Chinese foreign ministry spokesperson Hua Chunying is used to defending her country's stance publicly.
Besides speaking at regular press conferences in Beijing, she's an avid user of Twitter, the American social media platform that's banned in China, to project her views on how the world should see China.
But perhaps she most often tweets in response to comments made by other countries on China, with the most recent example being her row of tweets that rejected U.S. claims that China has overreacted to U.S. Speaker Nancy Pelosi's visit to Taiwan.
In no fewer than eight tweets, she expressed her view that the U.S. is "complicit" in Pelosi's visit, and therefore must "accept all responsibility and consequences" -- despite the U.S. legislature being a separate branch of government that is coequal with the executive, which means Biden is essentially unable to control Pelosi's travel plans.
She then brought up the "century of humiliation" that China suffered under the hands of Western power and Imperial Japan from the mid 1800s, saying that China will never allow "bandits to bully and plunder" the country again.
Most recently, Hua took to Twitter again to reiterate Beijing's official position that Taiwan is an "inalienable part of China" -- even though the Chinese Communist Party has never once controlled the island.
Affixing two screenshots of Baidu Maps that show the area around the National Palace Museum in Taipei, which has a concentration of restaurants that specialise in Shandong and Shanxi, Hua said that because of these restaurants, Taiwan is a part of China.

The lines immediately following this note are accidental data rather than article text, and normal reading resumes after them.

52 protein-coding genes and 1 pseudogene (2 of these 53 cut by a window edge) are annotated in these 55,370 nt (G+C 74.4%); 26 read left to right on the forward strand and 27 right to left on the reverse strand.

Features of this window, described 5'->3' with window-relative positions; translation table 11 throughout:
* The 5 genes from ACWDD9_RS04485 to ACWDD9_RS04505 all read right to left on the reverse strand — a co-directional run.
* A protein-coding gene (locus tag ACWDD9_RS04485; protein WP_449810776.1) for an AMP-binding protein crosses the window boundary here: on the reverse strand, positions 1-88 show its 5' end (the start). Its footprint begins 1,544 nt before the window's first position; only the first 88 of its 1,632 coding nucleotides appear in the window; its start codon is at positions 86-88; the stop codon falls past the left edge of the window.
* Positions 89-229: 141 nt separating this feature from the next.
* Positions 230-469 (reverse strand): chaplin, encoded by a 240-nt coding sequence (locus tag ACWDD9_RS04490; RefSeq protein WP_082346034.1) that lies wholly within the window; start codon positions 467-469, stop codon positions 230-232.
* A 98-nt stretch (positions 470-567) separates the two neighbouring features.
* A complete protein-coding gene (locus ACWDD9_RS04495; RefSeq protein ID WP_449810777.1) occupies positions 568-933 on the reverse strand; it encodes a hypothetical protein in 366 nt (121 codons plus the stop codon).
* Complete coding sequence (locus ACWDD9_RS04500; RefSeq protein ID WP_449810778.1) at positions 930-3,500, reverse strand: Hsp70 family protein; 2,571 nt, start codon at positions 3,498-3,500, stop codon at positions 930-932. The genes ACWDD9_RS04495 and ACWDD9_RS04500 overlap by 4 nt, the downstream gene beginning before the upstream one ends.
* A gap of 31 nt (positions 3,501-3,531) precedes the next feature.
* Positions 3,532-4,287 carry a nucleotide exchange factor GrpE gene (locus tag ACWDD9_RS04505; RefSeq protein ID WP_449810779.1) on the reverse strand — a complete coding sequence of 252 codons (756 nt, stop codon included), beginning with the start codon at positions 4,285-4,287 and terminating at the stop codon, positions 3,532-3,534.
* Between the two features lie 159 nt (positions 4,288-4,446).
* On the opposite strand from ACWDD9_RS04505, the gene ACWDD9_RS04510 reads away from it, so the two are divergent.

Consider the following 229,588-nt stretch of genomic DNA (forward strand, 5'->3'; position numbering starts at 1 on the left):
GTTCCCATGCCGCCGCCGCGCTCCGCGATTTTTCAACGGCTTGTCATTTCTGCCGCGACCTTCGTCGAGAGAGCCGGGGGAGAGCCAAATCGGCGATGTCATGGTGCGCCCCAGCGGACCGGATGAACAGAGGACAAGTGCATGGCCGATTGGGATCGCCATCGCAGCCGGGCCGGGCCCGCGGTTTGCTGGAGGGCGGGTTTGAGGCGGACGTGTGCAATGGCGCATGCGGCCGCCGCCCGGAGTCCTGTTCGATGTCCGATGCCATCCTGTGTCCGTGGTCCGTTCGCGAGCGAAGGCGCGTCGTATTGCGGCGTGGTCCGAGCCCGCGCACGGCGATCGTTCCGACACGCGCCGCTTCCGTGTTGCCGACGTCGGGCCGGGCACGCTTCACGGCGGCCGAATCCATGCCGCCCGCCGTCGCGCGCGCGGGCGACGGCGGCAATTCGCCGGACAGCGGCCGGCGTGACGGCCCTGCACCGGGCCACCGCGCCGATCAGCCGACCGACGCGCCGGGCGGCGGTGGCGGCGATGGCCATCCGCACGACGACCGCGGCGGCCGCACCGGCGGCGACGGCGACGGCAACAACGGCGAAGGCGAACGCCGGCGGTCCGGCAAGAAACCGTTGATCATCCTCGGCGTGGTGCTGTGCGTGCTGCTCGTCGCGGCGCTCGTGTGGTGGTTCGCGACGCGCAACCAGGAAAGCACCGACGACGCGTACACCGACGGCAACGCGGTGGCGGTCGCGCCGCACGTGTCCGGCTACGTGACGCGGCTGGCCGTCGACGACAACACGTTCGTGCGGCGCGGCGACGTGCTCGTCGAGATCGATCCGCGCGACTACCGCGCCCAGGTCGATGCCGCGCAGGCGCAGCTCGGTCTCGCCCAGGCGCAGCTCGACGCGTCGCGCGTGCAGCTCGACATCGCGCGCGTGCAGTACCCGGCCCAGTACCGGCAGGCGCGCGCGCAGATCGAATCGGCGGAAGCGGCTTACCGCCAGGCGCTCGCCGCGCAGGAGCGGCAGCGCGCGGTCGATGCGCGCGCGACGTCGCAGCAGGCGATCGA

"Palates don't cheat... The long lost child will eventually return home," she added.
Baidu Maps show that there are 38 Shandong dumpling restaurants and 67 Shanxi noodle restaurants in Taipei. Palates don't cheat. #Taiwan has always been a part of China. The long lost child will eventually return home. pic.twitter.com/p50RXund9T— Hua Chunying 华春莹 (@SpokespersonCHN) August 7, 2022
Chen Weihua, the EU bureau chief of China Daily, a state-owned English-language newspaper, chimed in as well, saying that many streets in Taipei are named after Chinese mainland cities and provinces.
"Tsai and her DPP cohorts cannot fool people," he said.
Hit by a deluge of counterexamples
Hua's tweet has prompted several replies that pointed out the presence of the many American fast food restaurants in China, which would make China -- going by Hua's logic -- a territory that belongs to the U.S.
Yet another user pointed out that there are Taiwanese restaurants in Beijing as well, such as a restaurant that's named after Lukang, a town Changhua county.
A Twitter user also asked if she has been to London, presumably referring to the thousands of Indian restaurants in London and the UK.
And it goes on, you get the drift.
Food not an indicator of international relations
Pointing out the fallacies in Hua's argument, Bonnie Glaser, director of the Asia Program at the American think tank German Marshall Fund, said that many Americans like Chinese food, but polls have shown increasingly unfavourable opinions towards China -- therefore establishing the irrelevance of using food as an argument for something as complex as political sentiments.
She also posited that despite Beijing's efforts in promoting economic interdependence -- at least before Beijing slapped a number of de facto trade sanctions on Taiwan as part of a series of punitive measures -- political integration between the two separate entities has not been achieved. And nor would cuisine be able to accomplish that, she added.
Many Americans like Chinese food, but polls show increasingly unfavorable American opinions toward China. This tweet shows how desperate BJ is to identify something that Taiwan and 🇨🇳 have in common. Econ interdependence hasn't promoted pol integration, & cuisine won't either.— Bonnie Glaser / 葛來儀 🇺🇦 (@BonnieGlaser) August 8, 2022
Top image via China's Ministry of Foreign Affairs & Hua Chunying/Twitter